Hong Kong authorities and student leaders are set to hold talks on Tuesday, after protesters equalised the equation by re-occupying a protest icon that had been cleared earlier on Friday by the police.
Hong Kong’s Chief Secretary Carrie Lam Cheng Yuet-ngor announced that Tuesday’s talks will be held for two hours, moderated by a university professor, and broadcast live on television. Five student representatives will participate in the dialogue.
“The government’s work on political reform has to be based on the Basic Law and the national legislature’s decision. I’m happy to listen to other opinions based on this foundation,” Ms. Lam said.
The iron-clad position taken by the official means that the government will not show any flexibility on the decision taken in Beijing that the 2017 elections for the post of Hong Kong’s Chief Executive would be governed by the principle of universal suffrage where voters will be free to exercise their choice among candidates vetted by a nominating committee. This would be the first time that Hong Kong voters would be allowed to poll, but protesters are demanding unqualified democracy, minus the screening by the nomination committee ahead of the vote.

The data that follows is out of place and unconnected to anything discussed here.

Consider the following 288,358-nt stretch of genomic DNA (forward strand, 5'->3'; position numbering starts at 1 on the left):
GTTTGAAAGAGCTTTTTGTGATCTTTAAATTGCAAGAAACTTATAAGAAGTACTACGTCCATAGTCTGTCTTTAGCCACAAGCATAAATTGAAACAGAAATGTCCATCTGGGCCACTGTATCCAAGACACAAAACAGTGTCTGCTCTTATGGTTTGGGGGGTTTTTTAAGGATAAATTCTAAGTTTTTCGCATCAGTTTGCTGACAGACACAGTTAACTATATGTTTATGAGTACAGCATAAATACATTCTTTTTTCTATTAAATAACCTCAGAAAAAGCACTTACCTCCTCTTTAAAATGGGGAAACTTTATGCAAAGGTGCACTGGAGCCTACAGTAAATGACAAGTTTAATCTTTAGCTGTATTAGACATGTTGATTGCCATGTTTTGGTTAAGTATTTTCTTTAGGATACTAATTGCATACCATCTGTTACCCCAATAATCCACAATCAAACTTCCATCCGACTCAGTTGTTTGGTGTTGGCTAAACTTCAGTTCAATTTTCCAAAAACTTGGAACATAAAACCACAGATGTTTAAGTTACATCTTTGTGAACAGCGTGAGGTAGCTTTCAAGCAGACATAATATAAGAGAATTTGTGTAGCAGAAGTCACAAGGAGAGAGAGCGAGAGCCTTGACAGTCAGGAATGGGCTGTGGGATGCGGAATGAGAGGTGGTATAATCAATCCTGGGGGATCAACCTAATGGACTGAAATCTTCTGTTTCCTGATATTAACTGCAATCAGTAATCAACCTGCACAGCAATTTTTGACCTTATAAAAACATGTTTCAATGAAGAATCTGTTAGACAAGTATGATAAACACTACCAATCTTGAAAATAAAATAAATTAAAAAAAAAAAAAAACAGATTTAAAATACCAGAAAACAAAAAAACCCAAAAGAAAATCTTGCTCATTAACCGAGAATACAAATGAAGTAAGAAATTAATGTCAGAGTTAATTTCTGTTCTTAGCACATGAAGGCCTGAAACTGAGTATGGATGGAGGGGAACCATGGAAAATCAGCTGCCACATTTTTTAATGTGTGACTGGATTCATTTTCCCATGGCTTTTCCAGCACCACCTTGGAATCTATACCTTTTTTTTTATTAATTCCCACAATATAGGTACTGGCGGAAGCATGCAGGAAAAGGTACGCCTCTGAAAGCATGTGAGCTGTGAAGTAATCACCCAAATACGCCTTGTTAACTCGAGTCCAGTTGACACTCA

The students have received a psychological boost after they managed to re-occupy the locality of Mong Kok, after crowds of around 9000 supporters braved pepper spray used by an outnumbered police overnight. Twenty six people were arrested, 15 police officers were injured, while an estimated 50 people were hurt among the protesters.
The reoccupation of Mong Kok has sharpened the polarisation between the police and the agitators. Hong Kong Police Commissioner Andy Tsang Wai-hung has condemned the occupation of Mong Kok areas and accused protesters of charging at police cordons during Friday night’s clashes.
“Police strongly condemn those who participated in the unlawful assembly, charged police cordons and illegally occupied major thoroughfares in Mong Kok earlier this morning and last night. Such behaviours are neither peaceful nor non-violent,” said Mr. Tsang.